far can I go back in claiming tax refunds?”

c) Is my tax code wrong? How do I get a tax refund?

You may be paying too much tax if your tax code is an „emergency tax code‟ which is often BR (which
stands for “Basic Rate”). BR tax code means that basic rate income tax is deducted from your salary and
you are not being given the benefit of your personal allowance. The basic rate of tax is 22% for 2007/08
and 20% for 2008/09.

The BR tax code may be correct if you have more than one job, or both employment and pension income.
In these cases your main job should have the 543L tax code in 2008/09 (603L from September 08
onwards) and your other employments should usually be “BR”. The idea is that you receive your tax free
allowance via your main job, and because that salary has „used up‟ the allowance the rest of your earnings
from other jobs should be taxed at 20%.

The position is a little more complex if you are a pensioner. If you are receiving a pension and are under
65 you need to remember that the state pension is taxable, but is not taxed at source. This means that the
tax due on the state pension is usually collected by reducing the tax free pay available for other income
taxable under PAYE such as a private pension, an occupational pension or employment income. The
result is that the tax code on the main source of income is less than 543L (603L from September 2008)
and other sources of income are taxed at basic rate. Women aged 60 to 65 can be in this situation. For
those over 65, the position is similar, but people over 65 are entitled to a much higher tax free personal

Use the calculators above to check if your tax is right. If you have several small jobs or pensions, you
could pay too much tax with BR codes. Equally, if you have several jobs with substantial pay, you could
pay too little tax – and get a large unexpected tax bill in the future.


d) Starting a new job – getting your code correct

If you have started a new job, did you provide your new employer with a Form P45 from your previous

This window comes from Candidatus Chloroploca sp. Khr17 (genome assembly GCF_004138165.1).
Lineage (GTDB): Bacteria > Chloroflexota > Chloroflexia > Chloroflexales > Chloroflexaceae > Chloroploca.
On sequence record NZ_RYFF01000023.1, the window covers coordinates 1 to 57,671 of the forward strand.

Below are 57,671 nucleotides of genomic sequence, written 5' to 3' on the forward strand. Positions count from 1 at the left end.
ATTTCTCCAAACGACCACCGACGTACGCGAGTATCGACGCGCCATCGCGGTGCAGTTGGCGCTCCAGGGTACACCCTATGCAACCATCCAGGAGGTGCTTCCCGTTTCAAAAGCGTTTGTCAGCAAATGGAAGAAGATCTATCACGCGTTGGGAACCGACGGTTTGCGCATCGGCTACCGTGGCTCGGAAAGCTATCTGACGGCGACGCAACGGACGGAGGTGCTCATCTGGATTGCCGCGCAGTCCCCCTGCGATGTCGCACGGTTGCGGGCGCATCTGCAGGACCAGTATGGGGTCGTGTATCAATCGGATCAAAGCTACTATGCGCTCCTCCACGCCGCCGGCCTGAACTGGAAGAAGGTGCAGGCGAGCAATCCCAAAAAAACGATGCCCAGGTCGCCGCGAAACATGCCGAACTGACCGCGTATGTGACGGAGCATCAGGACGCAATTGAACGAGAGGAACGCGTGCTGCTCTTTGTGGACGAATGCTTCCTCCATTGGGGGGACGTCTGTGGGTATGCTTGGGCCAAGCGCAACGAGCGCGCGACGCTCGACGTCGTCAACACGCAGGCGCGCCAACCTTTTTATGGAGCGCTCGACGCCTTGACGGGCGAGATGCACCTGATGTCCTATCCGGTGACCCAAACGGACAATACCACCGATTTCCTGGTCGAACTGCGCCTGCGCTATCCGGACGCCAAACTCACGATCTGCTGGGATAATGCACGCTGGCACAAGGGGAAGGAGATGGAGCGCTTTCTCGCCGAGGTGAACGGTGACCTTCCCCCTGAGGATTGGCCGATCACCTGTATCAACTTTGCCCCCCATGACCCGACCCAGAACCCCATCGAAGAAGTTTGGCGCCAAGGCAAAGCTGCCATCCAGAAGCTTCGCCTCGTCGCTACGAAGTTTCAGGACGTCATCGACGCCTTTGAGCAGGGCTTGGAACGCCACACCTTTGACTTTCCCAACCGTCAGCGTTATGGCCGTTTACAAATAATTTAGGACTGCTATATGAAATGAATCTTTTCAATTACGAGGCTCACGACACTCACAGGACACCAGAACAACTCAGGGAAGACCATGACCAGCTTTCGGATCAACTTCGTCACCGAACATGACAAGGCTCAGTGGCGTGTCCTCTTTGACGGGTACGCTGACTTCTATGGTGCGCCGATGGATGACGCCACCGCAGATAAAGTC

employer? If not, and you did receive a P45 from your former employer, then it needs to be given over

If it was a new job, and you do not have a P45, did you complete a Form P46? If not, you can ask for a
copy of this from your employer, your local tax office or you can download it here:

When your new employer sends in the form P45 or P46, HM Revenue & Customs can correct your
PAYE tax code. If your P45 or P46 does not get processed quickly enough, you can contact the tax office
which deals with your employer‟s PAYE scheme. You will need the PAYE tax reference which should be
shown on your payslip, P60 or Tax Coding notice; if you cannot find it then ask your employer/payroll
department for it.

The PAYE tax reference is usually a three digit number followed by a sequence of letters/numbers e.g.
120/MN89104. The first three digits can help you identify the tax office which deals with the PAYE

Go to http://search2.hmrc.gov.uk/kbroker/hmrc/locator/locator.jsp?type=1 and enter the three digit
numeral to find the tax office.
In the case above “120” relates to the North East Metropolitan Area tax office. Clicking on the
appropriate office takes you to their telephone number and postal address.

When you contact the Revenue please ensure you have your national insurance number. You can then
provide the Revenue with information about your new employer and your job. The correct PAYE tax
code should be issued within a week or so - make sure you check your copy when you get it, and check
your next payslip to see your employer is using the new code.

If you have overpaid tax, for example because you were incorrectly on a BR code, the good news is that if
you are issued with the correct tax code you should get a refund of tax in your next month‟s pay.


e) What happens if I have underpaid tax by mistake?

Occasionally errors with a tax code can mean that you will accidentally underpay tax. In this case your
tax deductions may increase when your code is revised. If the adjustment is large, but u nder £2,000, it
should be recovered by changing your tax code for following year, though you may ask for recovery over
two years.

HMRC will often reduce the impact of large changes in the current year by using a Month 1 (M1) or
Week 1 (Wk1) code.

If there is a large underpayment, you may be sent self-assessment tax returns to complete and any tax due
will be by a direct bill. You may negotiate time to pay, but interest will be charged on tax paid late. Once
the tax is paid, you may ask HMRC to consider waiving the interest as a concession. This may be done on
the basis that there have been delays by HMRC and that you were not aware that there was tax to pay. It
may also be worth mentioning that if it had been possible to collect the underpayment through a change to
your tax code then interest would not have been applied.

If the underpayment was the result of an HMRC error and there has been a long delay (in practice this
usually means about 2 years) then it is possible to ask HMRC to consider writing off the debt if you could
reasonably have thought your tax affairs were in order (in accordance with Extra Statutory Concession
A19). This is not a straightforward concession to obtain and you may need to take advice first.


f) I left my job and have not been receiving taxable state benefits – can I get a tax refund?
If you have left your job part way through the tax year you may not have received all of your personal tax